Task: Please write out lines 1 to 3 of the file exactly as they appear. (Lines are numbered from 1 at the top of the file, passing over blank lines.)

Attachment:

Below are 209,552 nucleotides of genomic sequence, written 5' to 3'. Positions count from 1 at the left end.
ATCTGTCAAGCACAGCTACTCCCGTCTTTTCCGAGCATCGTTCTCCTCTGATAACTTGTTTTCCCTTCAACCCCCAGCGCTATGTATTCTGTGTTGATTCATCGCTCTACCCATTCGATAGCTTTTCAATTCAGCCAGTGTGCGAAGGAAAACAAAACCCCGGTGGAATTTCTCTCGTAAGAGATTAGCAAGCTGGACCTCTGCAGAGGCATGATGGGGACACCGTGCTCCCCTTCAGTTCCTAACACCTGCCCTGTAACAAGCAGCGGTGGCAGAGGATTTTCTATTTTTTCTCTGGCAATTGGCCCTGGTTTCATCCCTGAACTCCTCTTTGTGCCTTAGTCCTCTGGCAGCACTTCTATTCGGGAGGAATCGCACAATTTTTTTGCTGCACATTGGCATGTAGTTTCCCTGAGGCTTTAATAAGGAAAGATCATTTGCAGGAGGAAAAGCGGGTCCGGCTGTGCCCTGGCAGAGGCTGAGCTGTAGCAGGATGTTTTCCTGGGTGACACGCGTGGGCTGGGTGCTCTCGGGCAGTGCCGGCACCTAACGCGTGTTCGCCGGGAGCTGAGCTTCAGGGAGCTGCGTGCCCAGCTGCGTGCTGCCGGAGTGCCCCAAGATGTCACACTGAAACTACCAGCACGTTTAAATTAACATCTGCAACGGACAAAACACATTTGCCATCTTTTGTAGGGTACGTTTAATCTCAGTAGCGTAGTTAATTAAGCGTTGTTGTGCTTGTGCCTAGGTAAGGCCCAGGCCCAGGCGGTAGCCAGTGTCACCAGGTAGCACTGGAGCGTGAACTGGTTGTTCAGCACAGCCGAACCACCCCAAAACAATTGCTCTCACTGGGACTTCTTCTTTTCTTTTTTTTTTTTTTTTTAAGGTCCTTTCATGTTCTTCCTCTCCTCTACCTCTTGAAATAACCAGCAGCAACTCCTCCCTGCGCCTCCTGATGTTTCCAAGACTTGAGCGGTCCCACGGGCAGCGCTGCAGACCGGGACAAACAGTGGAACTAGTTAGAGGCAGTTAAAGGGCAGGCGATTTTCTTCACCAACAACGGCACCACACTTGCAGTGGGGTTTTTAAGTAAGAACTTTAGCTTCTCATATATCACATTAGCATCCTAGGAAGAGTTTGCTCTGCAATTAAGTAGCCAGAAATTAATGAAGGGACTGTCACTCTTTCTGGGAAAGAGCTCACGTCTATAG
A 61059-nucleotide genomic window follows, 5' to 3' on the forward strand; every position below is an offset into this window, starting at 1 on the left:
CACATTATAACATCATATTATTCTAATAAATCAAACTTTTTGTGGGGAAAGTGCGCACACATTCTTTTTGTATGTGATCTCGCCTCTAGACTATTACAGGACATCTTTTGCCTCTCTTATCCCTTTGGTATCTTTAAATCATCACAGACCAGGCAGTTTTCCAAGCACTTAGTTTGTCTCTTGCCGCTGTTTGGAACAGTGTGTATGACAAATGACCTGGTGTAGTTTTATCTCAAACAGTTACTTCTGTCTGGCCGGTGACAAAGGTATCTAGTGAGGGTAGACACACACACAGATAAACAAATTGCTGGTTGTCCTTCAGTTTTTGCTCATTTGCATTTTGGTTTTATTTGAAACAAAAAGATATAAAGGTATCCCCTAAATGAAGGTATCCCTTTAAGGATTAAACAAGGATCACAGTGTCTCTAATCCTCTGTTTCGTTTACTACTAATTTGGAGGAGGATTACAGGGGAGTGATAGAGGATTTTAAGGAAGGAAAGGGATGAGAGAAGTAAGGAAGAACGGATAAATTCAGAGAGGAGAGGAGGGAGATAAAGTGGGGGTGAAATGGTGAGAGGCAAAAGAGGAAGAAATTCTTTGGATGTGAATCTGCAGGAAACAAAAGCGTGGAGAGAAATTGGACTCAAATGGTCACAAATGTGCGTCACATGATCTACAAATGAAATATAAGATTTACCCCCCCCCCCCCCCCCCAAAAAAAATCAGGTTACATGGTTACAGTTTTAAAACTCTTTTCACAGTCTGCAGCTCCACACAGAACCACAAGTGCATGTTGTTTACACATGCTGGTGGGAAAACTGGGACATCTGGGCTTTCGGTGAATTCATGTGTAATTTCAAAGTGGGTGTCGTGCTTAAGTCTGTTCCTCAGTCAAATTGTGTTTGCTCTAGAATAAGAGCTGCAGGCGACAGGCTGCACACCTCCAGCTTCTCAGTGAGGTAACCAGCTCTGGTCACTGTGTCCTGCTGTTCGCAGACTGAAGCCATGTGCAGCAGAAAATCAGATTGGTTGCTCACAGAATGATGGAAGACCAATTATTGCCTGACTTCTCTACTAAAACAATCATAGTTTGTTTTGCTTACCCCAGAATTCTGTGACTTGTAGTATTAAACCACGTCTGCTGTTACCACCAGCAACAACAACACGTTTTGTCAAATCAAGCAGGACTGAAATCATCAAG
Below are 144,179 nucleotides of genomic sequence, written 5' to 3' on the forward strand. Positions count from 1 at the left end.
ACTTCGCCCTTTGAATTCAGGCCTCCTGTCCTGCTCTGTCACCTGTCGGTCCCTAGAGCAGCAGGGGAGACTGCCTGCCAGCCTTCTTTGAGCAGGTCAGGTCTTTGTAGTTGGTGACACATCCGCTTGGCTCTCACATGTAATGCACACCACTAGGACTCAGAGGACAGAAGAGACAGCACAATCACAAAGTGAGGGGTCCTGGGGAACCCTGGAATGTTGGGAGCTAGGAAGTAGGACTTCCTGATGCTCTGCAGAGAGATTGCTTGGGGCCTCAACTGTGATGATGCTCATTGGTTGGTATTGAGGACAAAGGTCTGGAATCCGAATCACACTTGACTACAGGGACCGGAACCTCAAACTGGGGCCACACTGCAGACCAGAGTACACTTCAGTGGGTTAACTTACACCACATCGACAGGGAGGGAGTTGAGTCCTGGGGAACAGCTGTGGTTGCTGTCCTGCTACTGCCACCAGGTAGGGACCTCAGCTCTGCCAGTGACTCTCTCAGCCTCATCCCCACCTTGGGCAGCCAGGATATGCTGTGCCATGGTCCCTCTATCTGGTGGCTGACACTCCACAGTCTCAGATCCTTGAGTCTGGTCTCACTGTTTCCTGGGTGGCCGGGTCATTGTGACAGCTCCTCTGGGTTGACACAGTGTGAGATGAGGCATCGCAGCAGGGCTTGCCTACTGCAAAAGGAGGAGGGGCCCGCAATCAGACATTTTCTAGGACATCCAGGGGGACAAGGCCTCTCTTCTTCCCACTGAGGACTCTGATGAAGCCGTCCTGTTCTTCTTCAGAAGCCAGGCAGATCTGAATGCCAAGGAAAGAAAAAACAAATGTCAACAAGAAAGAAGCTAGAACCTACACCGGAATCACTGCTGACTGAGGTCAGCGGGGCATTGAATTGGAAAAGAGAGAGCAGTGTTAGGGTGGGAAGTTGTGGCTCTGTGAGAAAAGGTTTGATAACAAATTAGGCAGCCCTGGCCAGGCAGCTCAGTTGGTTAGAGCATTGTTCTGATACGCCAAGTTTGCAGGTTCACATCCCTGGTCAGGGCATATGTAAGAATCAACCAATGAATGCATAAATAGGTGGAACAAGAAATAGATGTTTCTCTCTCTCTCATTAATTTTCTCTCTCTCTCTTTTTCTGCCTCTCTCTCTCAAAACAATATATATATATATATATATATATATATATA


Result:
Below are 209,552 nucleotides of genomic sequence, written 5' to 3'. Positions count from 1 at the left end.
ATCTGTCAAGCACAGCTACTCCCGTCTTTTCCGAGCATCGTTCTCCTCTGATAACTTGTTTTCCCTTCAACCCCCAGCGCTATGTATTCTGTGTTGATTCATCGCTCTACCCATTCGATAGCTTTTCAATTCAGCCAGTGTGCGAAGGAAAACAAAACCCCGGTGGAATTTCTCTCGTAAGAGATTAGCAAGCTGGACCTCTGCAGAGGCATGATGGGGACACCGTGCTCCCCTTCAGTTCCTAACACCTGCCCTGTAACAAGCAGCGGTGGCAGAGGATTTTCTATTTTTTCTCTGGCAATTGGCCCTGGTTTCATCCCTGAACTCCTCTTTGTGCCTTAGTCCTCTGGCAGCACTTCTATTCGGGAGGAATCGCACAATTTTTTTGCTGCACATTGGCATGTAGTTTCCCTGAGGCTTTAATAAGGAAAGATCATTTGCAGGAGGAAAAGCGGGTCCGGCTGTGCCCTGGCAGAGGCTGAGCTGTAGCAGGATGTTTTCCTGGGTGACACGCGTGGGCTGGGTGCTCTCGGGCAGTGCCGGCACCTAACGCGTGTTCGCCGGGAGCTGAGCTTCAGGGAGCTGCGTGCCCAGCTGCGTGCTGCCGGAGTGCCCCAAGATGTCACACTGAAACTACCAGCACGTTTAAATTAACATCTGCAACGGACAAAACACATTTGCCATCTTTTGTAGGGTACGTTTAATCTCAGTAGCGTAGTTAATTAAGCGTTGTTGTGCTTGTGCCTAGGTAAGGCCCAGGCCCAGGCGGTAGCCAGTGTCACCAGGTAGCACTGGAGCGTGAACTGGTTGTTCAGCACAGCCGAACCACCCCAAAACAATTGCTCTCACTGGGACTTCTTCTTTTCTTTTTTTTTTTTTTTTTAAGGTCCTTTCATGTTCTTCCTCTCCTCTACCTCTTGAAATAACCAGCAGCAACTCCTCCCTGCGCCTCCTGATGTTTCCAAGACTTGAGCGGTCCCACGGGCAGCGCTGCAGACCGGGACAAACAGTGGAACTAGTTAGAGGCAGTTAAAGGGCAGGCGATTTTCTTCACCAACAACGGCACCACACTTGCAGTGGGGTTTTTAAGTAAGAACTTTAGCTTCTCATATATCACATTAGCATCCTAGGAAGAGTTTGCTCTGCAATTAAGTAGCCAGAAATTAATGAAGGGACTGTCACTCTTTCTGGGAAAGAGCTCACGTCTATAG
A 61059-nucleotide genomic window follows, 5' to 3' on the forward strand; every position below is an offset into this window, starting at 1 on the left: